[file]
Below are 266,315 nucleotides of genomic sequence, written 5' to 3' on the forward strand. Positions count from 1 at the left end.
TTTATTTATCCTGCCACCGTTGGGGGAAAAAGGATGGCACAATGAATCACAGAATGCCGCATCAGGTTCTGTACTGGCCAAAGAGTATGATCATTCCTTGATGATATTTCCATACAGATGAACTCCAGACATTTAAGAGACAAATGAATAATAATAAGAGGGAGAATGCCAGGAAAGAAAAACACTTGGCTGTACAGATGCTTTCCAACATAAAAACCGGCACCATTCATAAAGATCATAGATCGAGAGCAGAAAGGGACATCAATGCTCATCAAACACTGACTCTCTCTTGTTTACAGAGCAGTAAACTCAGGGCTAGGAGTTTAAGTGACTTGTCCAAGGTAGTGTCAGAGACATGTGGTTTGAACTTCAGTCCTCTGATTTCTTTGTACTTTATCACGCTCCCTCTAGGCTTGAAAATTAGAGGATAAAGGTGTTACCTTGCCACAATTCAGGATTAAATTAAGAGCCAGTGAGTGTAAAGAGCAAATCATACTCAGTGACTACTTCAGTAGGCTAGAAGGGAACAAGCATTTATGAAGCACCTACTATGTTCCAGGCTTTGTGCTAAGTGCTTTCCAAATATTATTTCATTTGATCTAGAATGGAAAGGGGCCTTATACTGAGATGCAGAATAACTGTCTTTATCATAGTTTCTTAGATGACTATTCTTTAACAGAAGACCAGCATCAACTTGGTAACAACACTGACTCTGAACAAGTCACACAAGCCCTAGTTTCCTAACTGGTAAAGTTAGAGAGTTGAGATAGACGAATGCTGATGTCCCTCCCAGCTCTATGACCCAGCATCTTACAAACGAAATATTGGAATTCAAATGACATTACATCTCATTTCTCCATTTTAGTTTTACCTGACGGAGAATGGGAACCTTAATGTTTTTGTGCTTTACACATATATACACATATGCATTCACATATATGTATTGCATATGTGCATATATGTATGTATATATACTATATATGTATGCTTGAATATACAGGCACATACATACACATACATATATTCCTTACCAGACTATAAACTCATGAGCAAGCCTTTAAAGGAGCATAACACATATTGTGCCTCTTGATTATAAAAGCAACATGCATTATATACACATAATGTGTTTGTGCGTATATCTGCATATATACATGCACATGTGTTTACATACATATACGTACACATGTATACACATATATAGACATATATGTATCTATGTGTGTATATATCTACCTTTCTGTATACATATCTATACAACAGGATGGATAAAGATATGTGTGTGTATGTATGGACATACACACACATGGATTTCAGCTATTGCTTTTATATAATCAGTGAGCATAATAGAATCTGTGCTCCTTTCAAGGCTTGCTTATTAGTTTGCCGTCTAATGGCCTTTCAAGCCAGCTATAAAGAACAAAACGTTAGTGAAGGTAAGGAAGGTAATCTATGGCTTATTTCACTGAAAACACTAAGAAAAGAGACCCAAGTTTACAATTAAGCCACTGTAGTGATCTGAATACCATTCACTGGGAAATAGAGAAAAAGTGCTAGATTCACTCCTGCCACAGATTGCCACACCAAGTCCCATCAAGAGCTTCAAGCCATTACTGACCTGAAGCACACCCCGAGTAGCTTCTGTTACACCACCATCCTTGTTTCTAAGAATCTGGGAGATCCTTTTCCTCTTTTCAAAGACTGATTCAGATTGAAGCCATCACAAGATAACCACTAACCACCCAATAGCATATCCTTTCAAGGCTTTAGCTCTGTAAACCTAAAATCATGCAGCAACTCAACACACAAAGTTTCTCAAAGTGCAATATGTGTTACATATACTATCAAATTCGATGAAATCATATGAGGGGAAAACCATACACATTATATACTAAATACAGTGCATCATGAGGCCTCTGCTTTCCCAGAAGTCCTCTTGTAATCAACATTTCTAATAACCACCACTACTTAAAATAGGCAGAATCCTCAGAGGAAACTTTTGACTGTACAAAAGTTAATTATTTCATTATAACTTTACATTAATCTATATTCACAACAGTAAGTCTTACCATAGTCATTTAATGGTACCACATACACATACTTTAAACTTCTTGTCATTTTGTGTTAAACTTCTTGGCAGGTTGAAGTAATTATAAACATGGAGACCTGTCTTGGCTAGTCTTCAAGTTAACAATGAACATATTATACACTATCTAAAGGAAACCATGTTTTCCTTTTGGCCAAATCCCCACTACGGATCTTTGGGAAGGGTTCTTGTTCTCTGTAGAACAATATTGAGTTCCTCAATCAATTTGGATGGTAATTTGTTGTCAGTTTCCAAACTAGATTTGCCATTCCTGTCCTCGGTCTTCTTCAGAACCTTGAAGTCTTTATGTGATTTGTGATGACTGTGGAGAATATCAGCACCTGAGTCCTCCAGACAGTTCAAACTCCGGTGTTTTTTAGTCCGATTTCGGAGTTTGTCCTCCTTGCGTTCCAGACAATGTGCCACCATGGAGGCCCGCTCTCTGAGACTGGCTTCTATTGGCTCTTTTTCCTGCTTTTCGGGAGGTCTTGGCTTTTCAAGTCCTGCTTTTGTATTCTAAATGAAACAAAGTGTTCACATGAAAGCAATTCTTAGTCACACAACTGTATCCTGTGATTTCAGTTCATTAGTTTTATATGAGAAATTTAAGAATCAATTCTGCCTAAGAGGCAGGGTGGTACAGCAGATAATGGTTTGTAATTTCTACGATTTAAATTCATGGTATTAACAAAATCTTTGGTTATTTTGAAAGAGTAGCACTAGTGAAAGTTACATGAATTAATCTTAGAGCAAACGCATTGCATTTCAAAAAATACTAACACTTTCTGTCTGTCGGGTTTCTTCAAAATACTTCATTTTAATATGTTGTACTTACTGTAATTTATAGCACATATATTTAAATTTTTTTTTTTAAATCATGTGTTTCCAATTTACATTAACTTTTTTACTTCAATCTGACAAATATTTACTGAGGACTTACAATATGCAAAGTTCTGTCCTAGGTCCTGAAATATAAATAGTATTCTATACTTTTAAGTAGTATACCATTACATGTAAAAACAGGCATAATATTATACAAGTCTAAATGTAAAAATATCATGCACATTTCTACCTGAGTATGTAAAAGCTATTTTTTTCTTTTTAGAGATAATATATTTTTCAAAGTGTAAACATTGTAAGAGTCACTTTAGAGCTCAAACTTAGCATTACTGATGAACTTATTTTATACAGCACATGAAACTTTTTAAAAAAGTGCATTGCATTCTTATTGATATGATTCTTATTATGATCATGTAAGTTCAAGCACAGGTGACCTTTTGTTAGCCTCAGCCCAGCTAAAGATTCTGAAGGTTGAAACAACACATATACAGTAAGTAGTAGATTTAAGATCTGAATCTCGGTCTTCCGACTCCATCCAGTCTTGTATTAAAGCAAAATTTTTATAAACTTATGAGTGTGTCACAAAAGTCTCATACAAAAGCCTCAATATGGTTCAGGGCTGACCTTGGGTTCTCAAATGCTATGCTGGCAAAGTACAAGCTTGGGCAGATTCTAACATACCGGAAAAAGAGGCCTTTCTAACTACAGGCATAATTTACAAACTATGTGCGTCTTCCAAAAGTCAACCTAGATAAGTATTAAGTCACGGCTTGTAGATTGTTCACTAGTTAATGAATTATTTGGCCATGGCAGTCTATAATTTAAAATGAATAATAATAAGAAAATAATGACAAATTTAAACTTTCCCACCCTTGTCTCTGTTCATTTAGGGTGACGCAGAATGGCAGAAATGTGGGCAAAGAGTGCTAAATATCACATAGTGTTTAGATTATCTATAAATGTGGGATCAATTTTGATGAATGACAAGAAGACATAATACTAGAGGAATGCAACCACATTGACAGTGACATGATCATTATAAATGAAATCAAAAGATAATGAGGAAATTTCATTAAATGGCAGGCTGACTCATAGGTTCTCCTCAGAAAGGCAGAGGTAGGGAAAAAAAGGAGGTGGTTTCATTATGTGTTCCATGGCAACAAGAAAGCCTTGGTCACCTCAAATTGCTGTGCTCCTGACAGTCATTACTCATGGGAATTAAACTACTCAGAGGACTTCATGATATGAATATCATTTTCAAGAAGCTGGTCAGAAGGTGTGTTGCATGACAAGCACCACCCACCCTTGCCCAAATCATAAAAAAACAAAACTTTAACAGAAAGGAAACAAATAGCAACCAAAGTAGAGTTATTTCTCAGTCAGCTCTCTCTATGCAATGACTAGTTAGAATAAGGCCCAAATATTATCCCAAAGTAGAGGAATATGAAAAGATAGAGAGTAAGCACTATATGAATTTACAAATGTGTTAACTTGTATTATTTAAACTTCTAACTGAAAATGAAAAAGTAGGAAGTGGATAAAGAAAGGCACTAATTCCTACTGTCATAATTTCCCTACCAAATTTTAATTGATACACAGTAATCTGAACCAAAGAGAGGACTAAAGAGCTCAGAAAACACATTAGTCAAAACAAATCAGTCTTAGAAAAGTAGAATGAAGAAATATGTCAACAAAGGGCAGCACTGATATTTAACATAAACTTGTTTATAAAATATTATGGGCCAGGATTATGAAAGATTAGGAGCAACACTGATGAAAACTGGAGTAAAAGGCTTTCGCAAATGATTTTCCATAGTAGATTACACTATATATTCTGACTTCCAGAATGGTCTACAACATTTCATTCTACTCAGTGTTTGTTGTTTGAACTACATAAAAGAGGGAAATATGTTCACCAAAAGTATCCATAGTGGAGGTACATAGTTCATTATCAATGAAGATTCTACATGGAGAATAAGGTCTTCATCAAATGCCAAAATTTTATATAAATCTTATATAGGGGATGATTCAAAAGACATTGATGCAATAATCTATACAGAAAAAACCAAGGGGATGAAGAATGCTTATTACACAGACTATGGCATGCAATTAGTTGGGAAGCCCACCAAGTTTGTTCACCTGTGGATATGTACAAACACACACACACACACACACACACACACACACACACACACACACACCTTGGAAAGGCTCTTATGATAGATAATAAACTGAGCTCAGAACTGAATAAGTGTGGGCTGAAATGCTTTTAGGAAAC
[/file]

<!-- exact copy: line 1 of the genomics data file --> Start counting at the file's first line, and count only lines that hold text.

Below are 266,315 nucleotides of genomic sequence, written 5' to 3' on the forward strand. Positions count from 1 at the left end.